Thanks to Dhurmus-Suntali Foundation, Musahar children in Mahottari start attending school
GAUSHALA - Some 60 families of Musahar community in Mahottari have started sending their children to school due to the motivation of Nepali comedian artistes Kunjana Ghimire (Suntali) and Sitaram Kattel (Dhurmus).
Musahar children who used to be sighted on the bank of the local Rato Stream sieving sand and harvesting pebbles, and collecting firewood from the jungle earlier are now no longer busy in such menial labor as they have started going to schools.
Parents of the Musahar community-based in Bardibas Municipality-2 realized that they had to send their offspring to school instead of sending them to work.
Suntali and Dhurmus, who won the hearts of Nepali audiences through their comedian characters in a Nepali teleserial Meri Bassai, decided to lend their helping hands in rebuilding the earthquake-flattened village in Sindhupalchwok after the recent major earthquake in the country.
Side by side, the Dhurmus-Suntali Foundation established by this generous couple got engaged in the construction of a community shelter in the Musahar village in Mahottari and continued to encourage the Musahar parents to send their children to school.
The Foundation launched various awareness-raising programs in the Musahar settlement and as a result of this, now 64 children here go to Bardibas-based Janata Higher Secondary School. The settlement is home to 375 people of 60 Musahar families.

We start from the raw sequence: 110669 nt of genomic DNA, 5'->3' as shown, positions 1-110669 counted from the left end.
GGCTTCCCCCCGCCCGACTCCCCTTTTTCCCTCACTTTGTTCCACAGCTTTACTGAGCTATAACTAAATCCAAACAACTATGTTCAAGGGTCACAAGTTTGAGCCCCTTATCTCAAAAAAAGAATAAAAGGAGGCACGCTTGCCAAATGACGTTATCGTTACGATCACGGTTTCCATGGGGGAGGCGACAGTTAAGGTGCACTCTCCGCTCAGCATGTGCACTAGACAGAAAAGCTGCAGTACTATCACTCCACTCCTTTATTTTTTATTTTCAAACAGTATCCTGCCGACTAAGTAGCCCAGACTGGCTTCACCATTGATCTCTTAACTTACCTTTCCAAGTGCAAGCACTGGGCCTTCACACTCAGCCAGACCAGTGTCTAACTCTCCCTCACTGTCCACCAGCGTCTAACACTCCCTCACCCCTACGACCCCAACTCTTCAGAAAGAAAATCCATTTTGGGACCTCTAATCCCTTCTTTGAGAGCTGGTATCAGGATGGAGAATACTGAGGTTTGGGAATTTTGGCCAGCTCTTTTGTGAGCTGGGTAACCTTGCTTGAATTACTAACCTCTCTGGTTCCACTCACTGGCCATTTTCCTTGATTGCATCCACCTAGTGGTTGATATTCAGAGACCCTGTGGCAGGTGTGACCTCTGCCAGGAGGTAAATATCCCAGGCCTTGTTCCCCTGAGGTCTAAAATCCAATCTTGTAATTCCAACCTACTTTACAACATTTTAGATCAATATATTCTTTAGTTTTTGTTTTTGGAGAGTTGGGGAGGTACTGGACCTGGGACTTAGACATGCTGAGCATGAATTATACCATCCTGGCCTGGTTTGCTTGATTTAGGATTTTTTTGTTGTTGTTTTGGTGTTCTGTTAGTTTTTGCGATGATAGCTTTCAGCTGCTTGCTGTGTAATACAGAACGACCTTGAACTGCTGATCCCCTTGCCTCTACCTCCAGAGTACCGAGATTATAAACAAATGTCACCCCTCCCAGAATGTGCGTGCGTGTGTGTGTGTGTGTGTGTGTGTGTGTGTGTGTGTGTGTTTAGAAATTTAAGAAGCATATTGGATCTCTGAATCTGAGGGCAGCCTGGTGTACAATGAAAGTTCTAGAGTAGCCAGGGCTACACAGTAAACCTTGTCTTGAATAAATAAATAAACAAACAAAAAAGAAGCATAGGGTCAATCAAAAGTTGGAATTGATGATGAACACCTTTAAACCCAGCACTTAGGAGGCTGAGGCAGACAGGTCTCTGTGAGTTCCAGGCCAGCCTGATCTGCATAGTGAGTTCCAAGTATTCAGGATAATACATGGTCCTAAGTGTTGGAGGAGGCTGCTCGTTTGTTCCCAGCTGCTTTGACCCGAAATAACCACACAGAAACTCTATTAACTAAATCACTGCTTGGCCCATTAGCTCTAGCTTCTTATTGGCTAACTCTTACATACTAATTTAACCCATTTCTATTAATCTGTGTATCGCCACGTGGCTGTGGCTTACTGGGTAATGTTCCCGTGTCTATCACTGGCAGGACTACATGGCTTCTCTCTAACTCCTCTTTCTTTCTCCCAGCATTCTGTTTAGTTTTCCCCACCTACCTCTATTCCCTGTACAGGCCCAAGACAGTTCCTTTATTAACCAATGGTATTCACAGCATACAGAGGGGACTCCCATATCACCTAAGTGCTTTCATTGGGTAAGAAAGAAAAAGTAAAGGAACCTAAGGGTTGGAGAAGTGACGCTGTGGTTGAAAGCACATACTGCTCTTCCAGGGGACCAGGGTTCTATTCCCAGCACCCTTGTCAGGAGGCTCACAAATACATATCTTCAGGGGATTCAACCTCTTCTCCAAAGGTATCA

The school enrolment statistics put the number of Musahar children enrolled at a pre-primary class is 24 while it is 17 in class one, 16 in class two and six in class three.
The Musahar children have geared up for keeping their locality neat and clean by forming a child club. The police administration and Bardibas Chamber of Commerce and Industry have joined hands with the Foundation in its efforts to make Musahar kids educated.
The Bardibas Municipality Office has constructed a building at a cost of Rs 700,000 at Janata Higher Secondary School where Musahar children have been enrolled, targeting the newcomers.
School principal Narayan Prasad Adhikari said he is hopeful of seeing notable numbers of Mushar children in school classrooms in the days ahead in the context of social organizations becoming more sensitive towards the education of Mushar children.
The latest national census puts the population of Musahar, a backward Dalit community of Terai, at 234,490 and the literacy rate in the Musahar community is just seven percent.